Editorial: Tax breaks might make people give more

Stephen Cook, editor

This month's Home Office document A Generous Society is to a great extent a ramble through recent history, giving the best gloss to initiatives such as the Giving Campaign and topped off with the usual pious exhortations about donating to charity.

But it does contain one or two new proposals, including School Charity Accounts and a new centre of excellence to promote innovation and research into charitable giving. Let's hope that the latter might be set up in a decent university department somewhere.

The idea of giving each secondary school £500 of public money to get its charitable ball rolling was greeted with weary reluctance by the representatives of head teachers. Education has been so thoroughly poked by so many sticks recently that you can forgive them for feeling that this is just another distracting chore. Another problem is that the attempt to produce charity to order like this detracts from the voluntary aspect that gives it most meaning.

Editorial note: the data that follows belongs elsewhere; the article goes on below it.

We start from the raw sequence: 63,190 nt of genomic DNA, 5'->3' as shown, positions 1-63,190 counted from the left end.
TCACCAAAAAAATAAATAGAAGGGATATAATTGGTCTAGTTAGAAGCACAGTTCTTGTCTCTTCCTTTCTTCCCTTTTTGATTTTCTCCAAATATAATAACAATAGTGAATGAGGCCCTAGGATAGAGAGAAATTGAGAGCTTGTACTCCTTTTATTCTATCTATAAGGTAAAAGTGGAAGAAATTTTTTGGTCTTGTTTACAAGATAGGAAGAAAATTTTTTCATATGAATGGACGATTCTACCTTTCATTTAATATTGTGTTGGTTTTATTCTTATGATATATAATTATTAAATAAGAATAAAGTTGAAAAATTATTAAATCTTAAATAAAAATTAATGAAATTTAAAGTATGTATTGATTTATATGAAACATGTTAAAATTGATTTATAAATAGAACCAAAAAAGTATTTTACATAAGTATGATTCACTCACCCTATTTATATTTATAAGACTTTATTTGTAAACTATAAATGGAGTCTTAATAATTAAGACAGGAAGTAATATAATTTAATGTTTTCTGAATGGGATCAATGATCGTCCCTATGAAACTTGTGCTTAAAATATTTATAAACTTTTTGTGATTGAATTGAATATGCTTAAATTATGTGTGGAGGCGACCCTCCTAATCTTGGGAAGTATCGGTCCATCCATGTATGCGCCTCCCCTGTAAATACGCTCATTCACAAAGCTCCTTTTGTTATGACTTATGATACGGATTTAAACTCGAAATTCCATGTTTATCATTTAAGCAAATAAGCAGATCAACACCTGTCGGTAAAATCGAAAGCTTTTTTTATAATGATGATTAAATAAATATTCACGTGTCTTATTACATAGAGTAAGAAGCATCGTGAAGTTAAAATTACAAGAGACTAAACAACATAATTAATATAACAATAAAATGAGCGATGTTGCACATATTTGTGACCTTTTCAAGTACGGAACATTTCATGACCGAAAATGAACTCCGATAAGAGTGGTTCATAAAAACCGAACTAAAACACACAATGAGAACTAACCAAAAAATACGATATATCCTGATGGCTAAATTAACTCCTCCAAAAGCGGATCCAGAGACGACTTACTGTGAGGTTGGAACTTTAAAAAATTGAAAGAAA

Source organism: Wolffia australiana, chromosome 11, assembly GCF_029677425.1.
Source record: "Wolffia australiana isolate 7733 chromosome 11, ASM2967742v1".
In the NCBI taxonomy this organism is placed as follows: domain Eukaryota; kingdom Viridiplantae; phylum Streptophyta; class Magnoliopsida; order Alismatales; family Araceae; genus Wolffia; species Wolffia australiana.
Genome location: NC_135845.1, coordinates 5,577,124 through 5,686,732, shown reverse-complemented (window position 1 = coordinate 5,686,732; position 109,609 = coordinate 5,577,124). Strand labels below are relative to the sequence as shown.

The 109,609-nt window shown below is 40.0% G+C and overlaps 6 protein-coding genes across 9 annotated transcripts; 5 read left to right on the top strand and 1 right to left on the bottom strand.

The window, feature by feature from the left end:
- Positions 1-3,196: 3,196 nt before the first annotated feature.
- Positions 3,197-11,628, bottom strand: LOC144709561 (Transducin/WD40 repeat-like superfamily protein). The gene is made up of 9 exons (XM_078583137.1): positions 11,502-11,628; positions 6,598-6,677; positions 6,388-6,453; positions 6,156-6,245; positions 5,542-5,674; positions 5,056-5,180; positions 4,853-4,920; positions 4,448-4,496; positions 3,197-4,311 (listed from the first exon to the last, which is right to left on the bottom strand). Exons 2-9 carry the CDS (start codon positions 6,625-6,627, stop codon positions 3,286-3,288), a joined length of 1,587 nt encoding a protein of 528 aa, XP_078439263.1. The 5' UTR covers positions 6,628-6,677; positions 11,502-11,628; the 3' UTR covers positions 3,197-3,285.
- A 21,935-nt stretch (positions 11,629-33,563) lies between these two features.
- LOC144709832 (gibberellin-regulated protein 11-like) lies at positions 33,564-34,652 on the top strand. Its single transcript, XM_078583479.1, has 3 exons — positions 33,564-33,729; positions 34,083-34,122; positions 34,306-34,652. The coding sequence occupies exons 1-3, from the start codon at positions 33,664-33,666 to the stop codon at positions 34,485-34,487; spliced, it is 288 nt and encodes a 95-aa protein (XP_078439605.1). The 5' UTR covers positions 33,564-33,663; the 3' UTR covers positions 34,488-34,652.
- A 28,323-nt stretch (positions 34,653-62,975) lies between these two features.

One way of promoting more giving might be to treat individuals a bit more like companies. The section on employers starts from the assumption that they won't do much unless you give them a tax break. If we gave individuals - especially the wealthy - a tax incentive to donate to charity, as they do in the United States, perhaps giving levels would begin to rise again.

How the black market turned silver

In April this year, Third Sector broke the story of a black market in places for charity runners in the London Marathon. Charities were so desperate to get places that they were paying more than twice the face value to other charities in the prized Golden Bond scheme.

A group of charities on the 650-strong waiting list was asking the London Marathon for changes to free up the entry system. The organisers denied there was an issue and accused us of inaccurate reporting. In fact, our story was correct in every detail and was taken up by both national newspapers and radio.

The London Marathon has now decided to start a Silver Bond scheme, which from 2007 will give 250 places a year to those on the waiting list - presumably, the organisers now accept it is indeed an issue after all.

It remains to be seen whether the changes are sufficient to defuse the frustration in the queue and kill off the black market.

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